Helpful Hints: I buy the NOW® Brand gelatin in a 1 lb (0.45 kg) bag from Netrition.com. When substituting this Gluten-Free bake mix for some of my older bake mixes, treat most of them as if you were replacing white flour; follow my instructions. **I realize there are slight differences between using almond meal or almond flour in the bake mixes. Using almond flour will increase the ratio of almond flour to the other ingredients (because the yield is greater), which makes for a slightly less robust bake mix. If using almond flour, you can experiment by adding 1 to 2 tbsp (15-30) extra oat flour or 1 tbsp (15 mL) extra coconut flour to the bake mix for your own general purposes (just a suggestion, no guarantees!). Many of my recipes have been tested with almond flour, but a lot have also been tested with almond meal. I have found them interchangeable with slight differences in texture and color. In some instances almond meal is superior. It's great for crusts and for my soft tortillas it is essential, as well as using the bake mix with xanthan gum.
If you are using the gelatin application for my recipes that use the original Gluten-Free Bake Mix with xanthan gum, don’t change anything in the recipes other than withholding 1/4 cup (60 mL) to 1/2 cup (125 mL) of the wet ingredients and adding it in as necessary. You will usually need less of the wet ingredients.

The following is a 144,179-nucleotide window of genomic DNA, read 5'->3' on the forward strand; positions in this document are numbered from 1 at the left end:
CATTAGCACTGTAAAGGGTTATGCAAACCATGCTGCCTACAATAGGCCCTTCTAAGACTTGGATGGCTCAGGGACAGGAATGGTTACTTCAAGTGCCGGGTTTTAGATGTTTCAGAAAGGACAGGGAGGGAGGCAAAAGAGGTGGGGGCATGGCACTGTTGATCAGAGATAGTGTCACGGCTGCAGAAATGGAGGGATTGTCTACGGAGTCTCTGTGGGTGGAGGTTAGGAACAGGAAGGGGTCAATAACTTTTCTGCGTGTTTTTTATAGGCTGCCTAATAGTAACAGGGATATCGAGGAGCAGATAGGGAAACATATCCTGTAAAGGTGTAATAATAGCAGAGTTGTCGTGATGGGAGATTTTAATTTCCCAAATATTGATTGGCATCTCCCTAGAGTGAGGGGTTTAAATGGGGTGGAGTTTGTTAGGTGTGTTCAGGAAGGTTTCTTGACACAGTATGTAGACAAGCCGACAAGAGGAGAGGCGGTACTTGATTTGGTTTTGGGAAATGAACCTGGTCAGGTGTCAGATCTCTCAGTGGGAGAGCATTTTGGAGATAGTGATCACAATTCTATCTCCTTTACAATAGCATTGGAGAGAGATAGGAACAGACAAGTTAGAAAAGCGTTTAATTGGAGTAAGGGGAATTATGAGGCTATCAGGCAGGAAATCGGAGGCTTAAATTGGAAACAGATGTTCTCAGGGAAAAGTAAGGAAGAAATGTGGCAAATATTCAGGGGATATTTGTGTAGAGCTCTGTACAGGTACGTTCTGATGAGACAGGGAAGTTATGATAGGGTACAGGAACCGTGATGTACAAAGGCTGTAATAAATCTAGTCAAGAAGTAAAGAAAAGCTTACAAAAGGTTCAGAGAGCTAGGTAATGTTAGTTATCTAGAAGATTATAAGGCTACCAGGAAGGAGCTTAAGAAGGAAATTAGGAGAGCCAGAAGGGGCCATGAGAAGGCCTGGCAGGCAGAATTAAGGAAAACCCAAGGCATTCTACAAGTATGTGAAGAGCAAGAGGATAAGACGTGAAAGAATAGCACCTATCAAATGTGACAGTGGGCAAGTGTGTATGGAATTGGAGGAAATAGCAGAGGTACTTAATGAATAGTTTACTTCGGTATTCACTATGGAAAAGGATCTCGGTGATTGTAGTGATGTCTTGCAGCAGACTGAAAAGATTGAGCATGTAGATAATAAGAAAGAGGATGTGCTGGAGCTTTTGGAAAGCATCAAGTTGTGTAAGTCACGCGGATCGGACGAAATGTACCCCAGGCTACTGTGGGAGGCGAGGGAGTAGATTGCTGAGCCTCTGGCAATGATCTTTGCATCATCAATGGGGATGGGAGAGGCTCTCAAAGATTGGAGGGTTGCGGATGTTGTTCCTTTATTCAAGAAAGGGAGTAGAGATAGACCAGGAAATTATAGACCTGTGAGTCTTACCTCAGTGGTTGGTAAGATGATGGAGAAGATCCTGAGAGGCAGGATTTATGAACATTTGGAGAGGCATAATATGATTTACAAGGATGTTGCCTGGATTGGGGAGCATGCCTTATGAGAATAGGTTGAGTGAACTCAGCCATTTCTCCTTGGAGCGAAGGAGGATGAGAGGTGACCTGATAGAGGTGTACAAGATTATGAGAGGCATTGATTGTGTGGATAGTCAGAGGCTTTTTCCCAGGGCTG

The only drawback with using gelatin or xanthan gum for that matter is that refrigerated baked goods become denser in texture – often too dense. It is best to place the baked goods outside the refrigerator for two hours prior to serving. If you are in a hurry to eat it, briefly nuking the baked good, depending on what it is, works. It is convenient to double, triple or quadruple this bake mix.
*If you are intolerant to certified gluten-free oat flour, then substitute some other gluten-free flour, such as sorghum flour, which others have had success with.
|Serving Size: 1 Recipe (157g)|
|Recipe Makes: 1 Recipe|
|Calories from Fat: 697 (77%)|
|Amt Per Serving||% DV|
|Total Fat 77.5g||103 %|
|Saturated Fat 5.8g||29 %|
|Monounsaturated Fat 48.4g|
|Polyunsanturated Fat 18.9g|
|Cholesterol 0mg||0 %|
|Sodium 1.6mg||0 %|
|Potassium 1105.1mg||29 %|
|Total Carbohydrate 34g||10 %|
|Dietary Fiber 19.1g||76 %|
|Sugars, other 14.8g|
|Protein 33.3g||48 %|
Powered by: USDA Nutrition Database
Calories per serving: 901